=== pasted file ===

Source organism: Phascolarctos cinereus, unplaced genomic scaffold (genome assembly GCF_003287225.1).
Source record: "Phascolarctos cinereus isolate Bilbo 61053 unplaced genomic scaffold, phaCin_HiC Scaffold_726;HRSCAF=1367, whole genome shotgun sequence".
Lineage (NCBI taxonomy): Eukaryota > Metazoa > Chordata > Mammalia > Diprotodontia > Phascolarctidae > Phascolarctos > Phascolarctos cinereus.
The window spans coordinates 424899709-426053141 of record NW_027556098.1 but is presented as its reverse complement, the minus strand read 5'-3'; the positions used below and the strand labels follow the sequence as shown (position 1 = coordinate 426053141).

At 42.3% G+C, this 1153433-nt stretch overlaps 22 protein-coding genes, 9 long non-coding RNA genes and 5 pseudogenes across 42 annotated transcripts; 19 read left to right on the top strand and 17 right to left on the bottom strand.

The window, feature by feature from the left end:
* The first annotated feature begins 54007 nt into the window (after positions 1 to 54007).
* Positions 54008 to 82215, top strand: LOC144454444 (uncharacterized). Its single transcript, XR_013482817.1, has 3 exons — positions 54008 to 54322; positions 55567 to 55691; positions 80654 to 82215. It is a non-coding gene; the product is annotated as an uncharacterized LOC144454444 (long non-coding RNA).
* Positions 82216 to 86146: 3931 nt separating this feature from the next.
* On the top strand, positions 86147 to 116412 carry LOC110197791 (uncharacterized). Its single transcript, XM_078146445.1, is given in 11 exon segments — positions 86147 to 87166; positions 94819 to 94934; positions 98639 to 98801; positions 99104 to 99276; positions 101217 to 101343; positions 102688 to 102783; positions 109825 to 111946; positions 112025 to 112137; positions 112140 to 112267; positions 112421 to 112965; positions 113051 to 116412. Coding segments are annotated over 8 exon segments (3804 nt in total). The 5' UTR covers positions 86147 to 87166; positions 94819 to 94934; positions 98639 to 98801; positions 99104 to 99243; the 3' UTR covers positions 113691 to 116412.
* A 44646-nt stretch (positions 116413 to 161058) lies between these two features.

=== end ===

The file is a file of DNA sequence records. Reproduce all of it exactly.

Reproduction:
Source organism: Phascolarctos cinereus, unplaced genomic scaffold (genome assembly GCF_003287225.1).
Source record: "Phascolarctos cinereus isolate Bilbo 61053 unplaced genomic scaffold, phaCin_HiC Scaffold_726;HRSCAF=1367, whole genome shotgun sequence".
Lineage (NCBI taxonomy): Eukaryota > Metazoa > Chordata > Mammalia > Diprotodontia > Phascolarctidae > Phascolarctos > Phascolarctos cinereus.
The window spans coordinates 424899709-426053141 of record NW_027556098.1 but is presented as its reverse complement, the minus strand read 5'-3'; the positions used below and the strand labels follow the sequence as shown (position 1 = coordinate 426053141).

At 42.3% G+C, this 1153433-nt stretch overlaps 22 protein-coding genes, 9 long non-coding RNA genes and 5 pseudogenes across 42 annotated transcripts; 19 read left to right on the top strand and 17 right to left on the bottom strand.

The window, feature by feature from the left end:
* The first annotated feature begins 54007 nt into the window (after positions 1 to 54007).
* Positions 54008 to 82215, top strand: LOC144454444 (uncharacterized). Its single transcript, XR_013482817.1, has 3 exons — positions 54008 to 54322; positions 55567 to 55691; positions 80654 to 82215. It is a non-coding gene; the product is annotated as an uncharacterized LOC144454444 (long non-coding RNA).
* Positions 82216 to 86146: 3931 nt separating this feature from the next.
* On the top strand, positions 86147 to 116412 carry LOC110197791 (uncharacterized). Its single transcript, XM_078146445.1, is given in 11 exon segments — positions 86147 to 87166; positions 94819 to 94934; positions 98639 to 98801; positions 99104 to 99276; positions 101217 to 101343; positions 102688 to 102783; positions 109825 to 111946; positions 112025 to 112137; positions 112140 to 112267; positions 112421 to 112965; positions 113051 to 116412. Coding segments are annotated over 8 exon segments (3804 nt in total). The 5' UTR covers positions 86147 to 87166; positions 94819 to 94934; positions 98639 to 98801; positions 99104 to 99243; the 3' UTR covers positions 113691 to 116412.
* A 44646-nt stretch (positions 116413 to 161058) lies between these two features.